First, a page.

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Freedom From Addiction

Those addicted to alcohol and drugs damage themselves and often leave a wake of devestation their relationships and in all of society. The good news of Jesus Christ is that He came to set the captives free. In this article, Greg Brezina shares how Christ set him free from depence upon alcohol, and encourages others to find their freedom through understanding their identity in Christ and living out of His life.

 

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by Greg Brezina

 

As soon as the word alcohol is mentioned in many Christian circles, the great debate begins. "Did Jesus celebrate with wine or grape juice?" That debate will not end for most until the wedding feast of the Lamb.

 

However, when it comes to drunkenness and being drunkards, there is no debate. The command in Scripture is clear when it says, "Do not get drunk with wine, for that is dissipation or wasteful, but be filled with the Spirit." (Ephesians 5:18)

 

The waste of drunkards and drunkenness can be found in the devastation of relationships. In all my years, I have never heard a son or daughter praise their father or mother for their drunkenness. Instead, I have listened to a steady refrain of pain, poverty, and bitterness.

 

Drunkards and their drunkenness also waste human life. Yesterday morning, a drunk driver killed one of our church members while she was on her way to church. Her daughter-in-law and grandchildren were following in the car behind her and witnessed the wreck. It was a horrific day for her family, our church, the drunk driver, his family and society.


This devastation of human life doesn't happen just once a year. According to MADD (Mothers Against Drunk Driving), one American dies from an alcohol related accident approximately every 45 minutes!

 

The waste continues. Scripture says that drunkards will not inherit the kingdom of God. (1 Corinthians 6:9-10) How horrible it is for a human soul to spend eternity wasting in separation from God. But this waste can be stopped. It can be stopped through a change in identity and a resulting control of self.

 

This change is how some of the Corinthians stopped being drunkards almost 2,000 years ago. When they turned from their sin and trusted Christ, their sins were washed away. Their identity instantly changed from being drunkards to being children of God. In Christ, they entered into a right relationship with God and as a result received the Holy Spirit. (1 Corinthians 6:11)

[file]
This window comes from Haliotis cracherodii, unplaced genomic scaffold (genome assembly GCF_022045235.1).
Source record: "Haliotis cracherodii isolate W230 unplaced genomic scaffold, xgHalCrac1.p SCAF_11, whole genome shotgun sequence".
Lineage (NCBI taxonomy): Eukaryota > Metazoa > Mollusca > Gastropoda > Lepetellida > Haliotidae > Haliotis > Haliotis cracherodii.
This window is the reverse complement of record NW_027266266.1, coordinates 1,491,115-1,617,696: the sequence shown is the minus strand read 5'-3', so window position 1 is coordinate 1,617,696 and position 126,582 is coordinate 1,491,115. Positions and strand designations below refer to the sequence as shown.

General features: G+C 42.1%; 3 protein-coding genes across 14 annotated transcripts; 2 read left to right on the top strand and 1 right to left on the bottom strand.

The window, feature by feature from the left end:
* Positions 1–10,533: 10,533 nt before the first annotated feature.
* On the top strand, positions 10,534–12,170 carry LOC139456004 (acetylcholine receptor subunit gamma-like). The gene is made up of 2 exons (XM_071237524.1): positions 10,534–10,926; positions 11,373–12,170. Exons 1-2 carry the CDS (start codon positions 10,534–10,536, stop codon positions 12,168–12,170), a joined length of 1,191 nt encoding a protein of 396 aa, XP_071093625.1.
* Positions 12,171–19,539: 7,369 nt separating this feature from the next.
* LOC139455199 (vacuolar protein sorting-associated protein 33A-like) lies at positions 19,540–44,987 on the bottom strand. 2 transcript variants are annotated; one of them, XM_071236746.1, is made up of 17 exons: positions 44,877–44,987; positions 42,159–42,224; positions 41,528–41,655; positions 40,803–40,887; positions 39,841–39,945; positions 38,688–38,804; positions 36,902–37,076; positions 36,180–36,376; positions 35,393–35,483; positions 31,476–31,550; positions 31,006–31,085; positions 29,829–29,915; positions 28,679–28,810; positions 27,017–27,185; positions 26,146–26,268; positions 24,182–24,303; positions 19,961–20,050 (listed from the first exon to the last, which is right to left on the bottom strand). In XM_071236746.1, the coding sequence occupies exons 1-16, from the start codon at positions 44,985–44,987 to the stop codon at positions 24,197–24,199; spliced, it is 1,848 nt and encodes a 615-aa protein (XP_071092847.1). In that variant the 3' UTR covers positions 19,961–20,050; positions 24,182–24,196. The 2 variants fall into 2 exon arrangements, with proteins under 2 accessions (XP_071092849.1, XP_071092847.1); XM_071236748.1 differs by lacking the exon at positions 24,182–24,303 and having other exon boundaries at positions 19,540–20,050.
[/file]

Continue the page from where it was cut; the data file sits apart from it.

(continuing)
However, even after this identity change, some still struggled with drunkenness. What they needed to experience was the control of self which is the fruit of the Holy Spirit. Control of self is experienced when one is dependent on the Holy Spirit's strength to stop intoxicating his or her self. Control of self results from submitting to and abiding in Christ.

 

Control of self should not be confused with self-discipline. Self-discipline is when one chooses to stop getting drunk by his or her own strength. Signing contracts, declaring boundaries, and selecting accountability partners are used to boost and empower self-discipline. Self-discipline can stop the waste of a physical life from drunkenness, but it will not stop the waste of human souls.

 

When I turned from my sin and trusted Christ, I too was cleansed and made in right standing with God through Jesus. I was born again (John 3:7) as a new creation in Christ. (2 Corinthians 5:17) My identity changed from being a drunkard to being a child of God. (1 John 3:1)

 

Although I had a new identity and my sins were forgiven, (Colossians 2:10) it took several months of renewing my mind with Scriptures before I chose to submit to the Spirit rather than intoxicating myself. I decided to stop my drunkenness after I began to understand my real motivation behind drinking alcohol.

 

About 3,000 years ago King Solomon said, "Give strong drink to him who is perishing, and wine to him whose life is bitter. Let him drink and forget his poverty and remember his trouble no more." (Proverbs 31:6-7) My motivation for consuming large quantities of alcohol started as a result of my bitterness which had begun at the young age of 7. Dad was dying. I prayed that he wouldn't die. But, he died. Sitting in a pew at the funeral, I thought that if only I would have said a better prayer or had been a better son, God would have heard my prayer, and dad wouldn't have died. Feelings of not measuring up and not being good enough for God overwhelmed me.

 

I blamed myself for my dad's death until I reached puberty. After puberty, I began to reason like an unsaved adult. Trying to rid myself of thinking I didn't measure up, I chose to believe that God didn't measure up and blamed Him for my dad's death. I incorrectly reasoned, "If God were good, He would have answered a child's prayer. Therefore, He isn't good."